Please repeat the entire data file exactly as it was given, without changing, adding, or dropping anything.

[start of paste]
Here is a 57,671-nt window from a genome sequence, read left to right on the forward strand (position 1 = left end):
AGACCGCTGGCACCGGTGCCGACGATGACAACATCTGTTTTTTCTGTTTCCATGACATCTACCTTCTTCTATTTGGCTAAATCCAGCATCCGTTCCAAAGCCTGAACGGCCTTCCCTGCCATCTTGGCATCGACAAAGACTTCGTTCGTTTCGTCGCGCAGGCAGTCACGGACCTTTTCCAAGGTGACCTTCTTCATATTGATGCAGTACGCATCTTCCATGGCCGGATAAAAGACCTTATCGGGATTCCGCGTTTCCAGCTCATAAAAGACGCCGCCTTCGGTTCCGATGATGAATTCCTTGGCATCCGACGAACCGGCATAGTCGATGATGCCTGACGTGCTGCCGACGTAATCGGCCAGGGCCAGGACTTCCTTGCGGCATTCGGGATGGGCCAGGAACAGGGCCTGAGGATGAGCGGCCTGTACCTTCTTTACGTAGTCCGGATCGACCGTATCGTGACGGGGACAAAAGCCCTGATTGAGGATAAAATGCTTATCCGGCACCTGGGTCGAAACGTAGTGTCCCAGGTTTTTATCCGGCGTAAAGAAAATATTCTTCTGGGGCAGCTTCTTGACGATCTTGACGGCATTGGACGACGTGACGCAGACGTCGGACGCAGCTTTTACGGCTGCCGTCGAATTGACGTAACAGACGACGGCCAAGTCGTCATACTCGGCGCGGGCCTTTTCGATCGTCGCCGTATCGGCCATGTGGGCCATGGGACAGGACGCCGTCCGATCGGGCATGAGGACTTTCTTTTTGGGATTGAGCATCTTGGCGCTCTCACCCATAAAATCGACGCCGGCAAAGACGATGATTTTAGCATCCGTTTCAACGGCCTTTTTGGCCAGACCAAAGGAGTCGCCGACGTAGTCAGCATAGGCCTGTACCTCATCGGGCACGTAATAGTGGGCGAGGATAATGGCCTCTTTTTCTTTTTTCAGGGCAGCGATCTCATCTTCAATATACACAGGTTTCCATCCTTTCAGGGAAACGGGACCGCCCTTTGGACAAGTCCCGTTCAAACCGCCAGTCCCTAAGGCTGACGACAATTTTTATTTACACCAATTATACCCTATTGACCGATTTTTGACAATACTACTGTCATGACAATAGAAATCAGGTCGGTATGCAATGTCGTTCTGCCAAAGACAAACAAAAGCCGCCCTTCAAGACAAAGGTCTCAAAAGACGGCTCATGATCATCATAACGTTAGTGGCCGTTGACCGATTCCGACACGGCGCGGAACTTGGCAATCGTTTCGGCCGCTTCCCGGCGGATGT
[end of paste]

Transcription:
Here is a 57,671-nt window from a genome sequence, read left to right on the forward strand (position 1 = left end):
AGACCGCTGGCACCGGTGCCGACGATGACAACATCTGTTTTTTCTGTTTCCATGACATCTACCTTCTTCTATTTGGCTAAATCCAGCATCCGTTCCAAAGCCTGAACGGCCTTCCCTGCCATCTTGGCATCGACAAAGACTTCGTTCGTTTCGTCGCGCAGGCAGTCACGGACCTTTTCCAAGGTGACCTTCTTCATATTGATGCAGTACGCATCTTCCATGGCCGGATAAAAGACCTTATCGGGATTCCGCGTTTCCAGCTCATAAAAGACGCCGCCTTCGGTTCCGATGATGAATTCCTTGGCATCCGACGAACCGGCATAGTCGATGATGCCTGACGTGCTGCCGACGTAATCGGCCAGGGCCAGGACTTCCTTGCGGCATTCGGGATGGGCCAGGAACAGGGCCTGAGGATGAGCGGCCTGTACCTTCTTTACGTAGTCCGGATCGACCGTATCGTGACGGGGACAAAAGCCCTGATTGAGGATAAAATGCTTATCCGGCACCTGGGTCGAAACGTAGTGTCCCAGGTTTTTATCCGGCGTAAAGAAAATATTCTTCTGGGGCAGCTTCTTGACGATCTTGACGGCATTGGACGACGTGACGCAGACGTCGGACGCAGCTTTTACGGCTGCCGTCGAATTGACGTAACAGACGACGGCCAAGTCGTCATACTCGGCGCGGGCCTTTTCGATCGTCGCCGTATCGGCCATGTGGGCCATGGGACAGGACGCCGTCCGATCGGGCATGAGGACTTTCTTTTTGGGATTGAGCATCTTGGCGCTCTCACCCATAAAATCGACGCCGGCAAAGACGATGATTTTAGCATCCGTTTCAACGGCCTTTTTGGCCAGACCAAAGGAGTCGCCGACGTAGTCAGCATAGGCCTGTACCTCATCGGGCACGTAATAGTGGGCGAGGATAATGGCCTCTTTTTCTTTTTTCAGGGCAGCGATCTCATCTTCAATATACACAGGTTTCCATCCTTTCAGGGAAACGGGACCGCCCTTTGGACAAGTCCCGTTCAAACCGCCAGTCCCTAAGGCTGACGACAATTTTTATTTACACCAATTATACCCTATTGACCGATTTTTGACAATACTACTGTCATGACAATAGAAATCAGGTCGGTATGCAATGTCGTTCTGCCAAAGACAAACAAAAGCCGCCCTTCAAGACAAAGGTCTCAAAAGACGGCTCATGATCATCATAACGTTAGTGGCCGTTGACCGATTCCGACACGGCGCGGAACTTGGCAATCGTTTCGGCCGCTTCCCGGCGGATGT